Biofuel start-up opts for natural gas fuel conversion

Record low natural gas prices has lured one biofuel maker to shift away from biomass on its journey to commercialization.
Written by David Worthington, Contributor on
Representative Leonard Lance (R-NJ), flanked by Primus Energy CEO Robert Johnsen (left) and former NJ governnor Jim Florio (right), pours high octane gasoline made using Primus  biofuels process.

The allure of cheap nature gas has altered the course of a New Jersey biofuel start-up's path to commercialization. Shale gas will serve as Primus Green Energy's (PGE) bridge fuel until it shifts to biomass feedstocks.

PGE today held a dedication ceremony for a demo plant at its Hillsborough, NJ headquarters. Local luminaries and a swarm of politicians, including former governor Jim Florio, Representative Leonard Lance, and an Obama administration agricultural official, were in attendance.

The plant will create up to 5 barrels of fuels per day, which will be used for customer certification testing and approvals. It is also a proof of concept for technology that PGE says can scale to upwards of 100 million gallons per year at a significantly higher yield (35 percent) than the industry average.

The company is hoping to raise US$150 million to build a facility next year that would produce 20 million gallons of fuel annually. In comparison, the Pearl GTL (gas to liquids) facility in Qatar has cost over $19 billion to build.

Prior to PGE's shift to natural gas, wood pellets were its favored feedstock due to their high BTU content, consistency, and long-term availability. Miscanthus grass is also being considered. PGE's process is capable of synthesizing a feedstock into high octane gasoline using an off the shelf catalyst. Byproducts could include jet fuel and plastics.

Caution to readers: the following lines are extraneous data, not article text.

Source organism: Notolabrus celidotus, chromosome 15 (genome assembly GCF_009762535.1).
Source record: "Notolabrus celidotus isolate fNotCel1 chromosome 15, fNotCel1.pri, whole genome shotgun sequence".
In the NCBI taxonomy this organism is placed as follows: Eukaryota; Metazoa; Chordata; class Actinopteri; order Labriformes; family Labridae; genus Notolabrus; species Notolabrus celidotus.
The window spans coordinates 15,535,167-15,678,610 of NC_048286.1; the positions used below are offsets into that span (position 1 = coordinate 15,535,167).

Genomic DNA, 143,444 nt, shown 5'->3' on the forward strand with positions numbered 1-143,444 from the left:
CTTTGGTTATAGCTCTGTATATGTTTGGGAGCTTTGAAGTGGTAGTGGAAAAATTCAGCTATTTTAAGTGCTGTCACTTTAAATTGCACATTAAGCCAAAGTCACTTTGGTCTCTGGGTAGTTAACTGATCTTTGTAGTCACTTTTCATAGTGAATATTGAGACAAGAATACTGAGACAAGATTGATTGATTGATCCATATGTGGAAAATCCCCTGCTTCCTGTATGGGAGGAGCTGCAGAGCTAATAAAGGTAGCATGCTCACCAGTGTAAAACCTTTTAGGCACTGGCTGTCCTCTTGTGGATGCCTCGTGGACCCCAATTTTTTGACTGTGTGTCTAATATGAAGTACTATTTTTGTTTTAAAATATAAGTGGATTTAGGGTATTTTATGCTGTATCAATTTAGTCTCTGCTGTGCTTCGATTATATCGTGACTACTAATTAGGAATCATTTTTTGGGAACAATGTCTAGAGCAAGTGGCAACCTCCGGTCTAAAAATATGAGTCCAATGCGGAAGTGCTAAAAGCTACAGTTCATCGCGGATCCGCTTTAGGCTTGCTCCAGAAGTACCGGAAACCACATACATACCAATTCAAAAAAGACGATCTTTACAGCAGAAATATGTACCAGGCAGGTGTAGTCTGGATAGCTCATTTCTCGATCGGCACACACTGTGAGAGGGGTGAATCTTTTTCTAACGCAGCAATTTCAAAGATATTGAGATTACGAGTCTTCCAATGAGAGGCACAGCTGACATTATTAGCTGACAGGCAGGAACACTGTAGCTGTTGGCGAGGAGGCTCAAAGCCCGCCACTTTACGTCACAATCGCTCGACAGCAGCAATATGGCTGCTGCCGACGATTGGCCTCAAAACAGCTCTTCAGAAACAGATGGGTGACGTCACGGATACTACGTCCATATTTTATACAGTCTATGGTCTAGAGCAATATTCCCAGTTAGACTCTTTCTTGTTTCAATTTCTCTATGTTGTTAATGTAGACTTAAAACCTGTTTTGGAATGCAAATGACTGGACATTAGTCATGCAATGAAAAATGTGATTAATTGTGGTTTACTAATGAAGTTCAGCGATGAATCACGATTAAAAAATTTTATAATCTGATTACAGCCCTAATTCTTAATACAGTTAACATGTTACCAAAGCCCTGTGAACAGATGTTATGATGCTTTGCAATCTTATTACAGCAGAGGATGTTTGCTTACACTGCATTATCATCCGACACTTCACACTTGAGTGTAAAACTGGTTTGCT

When I spoke with PGE in February, it was raising $30 million to build its demo plant by the end of this year. I also learned that the scope of its commercial plant has been downsized slightly.

Its original intention was to seek a $500M investment to scale to 75 million gallons annual capacity with a focus on gasoline production. Its break-even point was $60; it now anticipates $65 crude equivalency. Airlines are likely to become its anchor customer, said CEO Robert Johnsen.

Johnsen hopes to locate facilities nearby major airports with access to natural gas, and believes that PGE can negotiate long-term supply contacts as well as convincing airlines to accept "take or pay" terms. That means pay PGE or pay a penalty.

Major airlines are already booking commercial flights on planes fueled by algae, plant oils, discarded cooking oil, trash, and even recycled industrial waste. Johnson described this arrangement as a "win, win" scenario, because airlines face a major business risk with volatile crude oil prices.

PGE's sole investor has been Israel Corporation, which has spent $40 million to build PGE's business, and is likely seeking an exit. PGE's strategy shifted to "incremental commercialization," and it is planning an IPO. Johnsen, who spent his formative years in Wall Street, was made CEO in March.

Israel Corporation's Dr. Yom-Tov Samia was in attendance, and expressed his confidence in Primus' ability to "cross the deepest valley of death." It's clear that over the past several months, Samia, a former Israeli Defense Force Major General, has called his troops to attention.

What remains to be seen is whether its incremental commercialization strategy will deliver PGE and Israel Corp. a favorable outcome.

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